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Perfume Genius

at The Art School

* * * * *

Mike Hadreas further shows he’s a popstar for the ages.

Image of Perfume Genius
The Late Show with Stephen Colbert and guest Perfume Genius during Friday's May 5, 2017 show. Photo: Scott Kowalchyk/CBS ©2017CBS Broadcasting Inc. All Rights Reserved.

Tonight’s gig is no first-time showcase; Mike Handreas (AKA Seattle’s Perfume Genius) and his group seem to be playing the same set they’ve been doing throughout 2017. But what’s evident on-stage is Handreas’ album-by-album transformation. From the bedsit pianist fare of Put Your Back N 2 It and Learning to the vivacious popstardom of Too Bright and this year’s peacocking No Shape, the change has been gradual over the previous decade or so. Yet each of his four albums add up to a cohesively expanding statement, like a film turning slowly from black-and-white to wide-eyed Technicolor.

Perfume Genius’ show oscillates between the two – the past and the present – and takes the latter as its starting point. Here comes Hadreas in a velour bronze suit, looking much like a tropical bird drawn to the fruit of his deep rainforest stage backdrop. But we don’t yet get the coquettish rockstar we’ve come to know. Otherside begins with a tentative piano phrase from keyboardist (and Hadreas’ boyfriend) Alan Wyffels, with coy Hadreas’ vocal quivering atop it. If you’ve heard the album, you know what’s coming next; the song hits a magisterial chord like sunshine being let into a dank room, and Hadreas finally convulses like a serpentine Janet Jackson. Die 4 U, much later on, finds Hadreas vocally teaming up with Wyffels in breathy, orgasmic cries of “oh my love”. The air of the entire show is maddeningly sexy, and Hadreas is the night’s gorgeous showman.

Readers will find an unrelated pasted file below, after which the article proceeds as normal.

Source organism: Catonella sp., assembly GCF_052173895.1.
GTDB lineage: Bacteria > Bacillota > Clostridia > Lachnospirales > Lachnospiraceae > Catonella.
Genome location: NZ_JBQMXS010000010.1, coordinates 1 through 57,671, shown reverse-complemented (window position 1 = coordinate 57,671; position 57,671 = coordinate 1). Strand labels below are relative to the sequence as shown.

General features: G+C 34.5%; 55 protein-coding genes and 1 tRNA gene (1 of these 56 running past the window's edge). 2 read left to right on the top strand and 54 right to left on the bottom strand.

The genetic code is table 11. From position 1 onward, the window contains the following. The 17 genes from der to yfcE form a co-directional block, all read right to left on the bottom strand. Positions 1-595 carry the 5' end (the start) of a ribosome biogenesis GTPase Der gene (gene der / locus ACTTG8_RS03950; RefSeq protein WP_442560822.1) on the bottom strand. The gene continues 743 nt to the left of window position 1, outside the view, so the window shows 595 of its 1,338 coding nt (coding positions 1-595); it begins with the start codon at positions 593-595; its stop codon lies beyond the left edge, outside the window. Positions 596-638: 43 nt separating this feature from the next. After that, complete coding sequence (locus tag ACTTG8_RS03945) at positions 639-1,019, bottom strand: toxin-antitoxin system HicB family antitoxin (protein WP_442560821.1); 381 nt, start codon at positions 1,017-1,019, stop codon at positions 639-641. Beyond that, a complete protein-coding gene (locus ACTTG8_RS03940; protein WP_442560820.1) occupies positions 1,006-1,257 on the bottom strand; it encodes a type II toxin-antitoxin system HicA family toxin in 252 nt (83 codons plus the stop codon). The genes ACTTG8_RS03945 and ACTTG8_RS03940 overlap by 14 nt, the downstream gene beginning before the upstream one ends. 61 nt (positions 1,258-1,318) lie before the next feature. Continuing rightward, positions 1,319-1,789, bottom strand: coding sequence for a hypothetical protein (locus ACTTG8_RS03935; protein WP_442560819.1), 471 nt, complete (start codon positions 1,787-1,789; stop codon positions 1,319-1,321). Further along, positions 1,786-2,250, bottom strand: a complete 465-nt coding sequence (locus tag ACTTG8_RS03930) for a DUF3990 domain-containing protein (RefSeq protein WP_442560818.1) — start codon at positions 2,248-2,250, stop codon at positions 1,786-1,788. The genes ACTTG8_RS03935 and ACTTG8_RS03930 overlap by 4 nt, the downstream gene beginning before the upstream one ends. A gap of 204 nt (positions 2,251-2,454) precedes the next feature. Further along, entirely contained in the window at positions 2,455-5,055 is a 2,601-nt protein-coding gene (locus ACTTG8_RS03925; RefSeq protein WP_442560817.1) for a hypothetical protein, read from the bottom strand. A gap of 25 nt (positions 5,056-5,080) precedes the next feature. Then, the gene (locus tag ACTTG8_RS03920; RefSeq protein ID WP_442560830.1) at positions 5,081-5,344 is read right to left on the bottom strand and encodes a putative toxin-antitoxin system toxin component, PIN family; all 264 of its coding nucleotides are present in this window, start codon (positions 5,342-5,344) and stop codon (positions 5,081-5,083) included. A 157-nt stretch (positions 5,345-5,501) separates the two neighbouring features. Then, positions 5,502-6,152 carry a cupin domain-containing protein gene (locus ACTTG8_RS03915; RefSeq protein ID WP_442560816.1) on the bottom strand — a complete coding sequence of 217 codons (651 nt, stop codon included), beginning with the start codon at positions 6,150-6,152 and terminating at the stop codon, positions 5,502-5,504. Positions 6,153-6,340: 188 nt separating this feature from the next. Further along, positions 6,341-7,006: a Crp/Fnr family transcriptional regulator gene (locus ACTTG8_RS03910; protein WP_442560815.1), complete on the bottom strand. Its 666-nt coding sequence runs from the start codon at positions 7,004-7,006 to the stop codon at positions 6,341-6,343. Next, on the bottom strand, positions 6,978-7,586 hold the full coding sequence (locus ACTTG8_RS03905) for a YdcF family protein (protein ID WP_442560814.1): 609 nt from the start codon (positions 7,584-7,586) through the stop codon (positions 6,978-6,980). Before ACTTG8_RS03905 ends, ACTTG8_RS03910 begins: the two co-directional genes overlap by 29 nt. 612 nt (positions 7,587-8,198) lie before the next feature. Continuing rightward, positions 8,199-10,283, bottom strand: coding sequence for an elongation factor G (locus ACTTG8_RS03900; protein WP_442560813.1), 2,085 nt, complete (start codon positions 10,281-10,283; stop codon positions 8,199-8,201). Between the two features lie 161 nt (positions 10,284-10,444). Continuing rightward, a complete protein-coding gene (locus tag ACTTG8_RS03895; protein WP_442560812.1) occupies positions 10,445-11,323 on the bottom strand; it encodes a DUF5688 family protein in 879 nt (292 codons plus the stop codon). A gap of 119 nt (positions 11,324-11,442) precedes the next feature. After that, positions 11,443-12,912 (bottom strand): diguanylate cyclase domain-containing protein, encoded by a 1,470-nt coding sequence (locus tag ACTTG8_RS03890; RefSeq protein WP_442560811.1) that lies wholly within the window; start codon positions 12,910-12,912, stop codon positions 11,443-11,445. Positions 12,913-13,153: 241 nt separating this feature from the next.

It’s clear we’re in for a night of libidinal energy by Hadreas’ sustained writhing through the locked groove of Longpig to the underrated pop cut Just Like Love. Yet between songs, Hadreas seems sweetly humbled by his adoring fans, and rarely lifts his eyes from the floor. So, whenever Hadreas locks eyes with an unsuspecting audience member or pulls away form the mic like he’s stealing kisses – shoulders luxuriously revealed – a slight change in his behaviour is undoubtedly magnetic. He may not have the same omnivorous appetite, but tonight Hadreas certainly brings Bowie to mind. The theatrical stage persona, the charisma, the commanding bandleader presence – it’s all Thin White Duke, but Perfume Genius aptly makes it part of his own wilderness.

It’s surprising to find Hadreas just as commanding when he winds things down for his older material, yet his clarity and verbal elegance were always present even in those bedsit days. Doors creak and awed fans whisper between Normal Song’s gaping silences. Electrical glitches only seem to enhance the sounds of youthful condolences. This is a different kind of intimacy to the one we saw earlier – one of heartbreaking secrets and tearful confessions, and Hadreas tells it like it’s the first time.

By the time we get to the holy trinity of Perfume Genius’ short but storied career – Slip Away, Hood and Queen – I’m convinced of something everyone else seems to have known all along. Mike Hadreas is a Springsteen, a Bowie, and a Madonna. In other words, he’s one of our great pop stars; defiantly sharing his darkest moments, whilst letting us celebrate his brightest. If he can do this much with a decade, who knows what another decade could bring.